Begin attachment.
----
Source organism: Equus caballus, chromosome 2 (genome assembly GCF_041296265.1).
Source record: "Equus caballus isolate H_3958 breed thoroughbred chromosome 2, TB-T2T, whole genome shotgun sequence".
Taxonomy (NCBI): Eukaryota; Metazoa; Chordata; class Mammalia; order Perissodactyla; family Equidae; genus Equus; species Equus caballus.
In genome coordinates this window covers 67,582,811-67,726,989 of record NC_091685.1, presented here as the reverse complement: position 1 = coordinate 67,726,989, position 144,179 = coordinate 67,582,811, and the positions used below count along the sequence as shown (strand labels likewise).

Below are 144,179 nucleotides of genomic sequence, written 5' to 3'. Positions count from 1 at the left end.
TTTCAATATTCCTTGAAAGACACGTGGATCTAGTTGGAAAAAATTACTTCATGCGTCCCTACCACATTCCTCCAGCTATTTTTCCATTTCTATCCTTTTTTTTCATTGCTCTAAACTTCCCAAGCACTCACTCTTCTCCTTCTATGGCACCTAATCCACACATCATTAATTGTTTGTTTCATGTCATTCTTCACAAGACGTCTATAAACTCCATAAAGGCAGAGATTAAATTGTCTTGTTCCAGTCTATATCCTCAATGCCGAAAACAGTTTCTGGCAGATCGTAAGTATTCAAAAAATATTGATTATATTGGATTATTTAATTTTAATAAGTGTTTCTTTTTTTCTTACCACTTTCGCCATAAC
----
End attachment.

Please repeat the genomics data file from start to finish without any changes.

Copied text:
Source organism: Equus caballus, chromosome 2 (genome assembly GCF_041296265.1).
Source record: "Equus caballus isolate H_3958 breed thoroughbred chromosome 2, TB-T2T, whole genome shotgun sequence".
Taxonomy (NCBI): Eukaryota; Metazoa; Chordata; class Mammalia; order Perissodactyla; family Equidae; genus Equus; species Equus caballus.
In genome coordinates this window covers 67,582,811-67,726,989 of record NC_091685.1, presented here as the reverse complement: position 1 = coordinate 67,726,989, position 144,179 = coordinate 67,582,811, and the positions used below count along the sequence as shown (strand labels likewise).

Below are 144,179 nucleotides of genomic sequence, written 5' to 3'. Positions count from 1 at the left end.
TTTCAATATTCCTTGAAAGACACGTGGATCTAGTTGGAAAAAATTACTTCATGCGTCCCTACCACATTCCTCCAGCTATTTTTCCATTTCTATCCTTTTTTTTCATTGCTCTAAACTTCCCAAGCACTCACTCTTCTCCTTCTATGGCACCTAATCCACACATCATTAATTGTTTGTTTCATGTCATTCTTCACAAGACGTCTATAAACTCCATAAAGGCAGAGATTAAATTGTCTTGTTCCAGTCTATATCCTCAATGCCGAAAACAGTTTCTGGCAGATCGTAAGTATTCAAAAAATATTGATTATATTGGATTATTTAATTTTAATAAGTGTTTCTTTTTTTCTTACCACTTTCGCCATAAC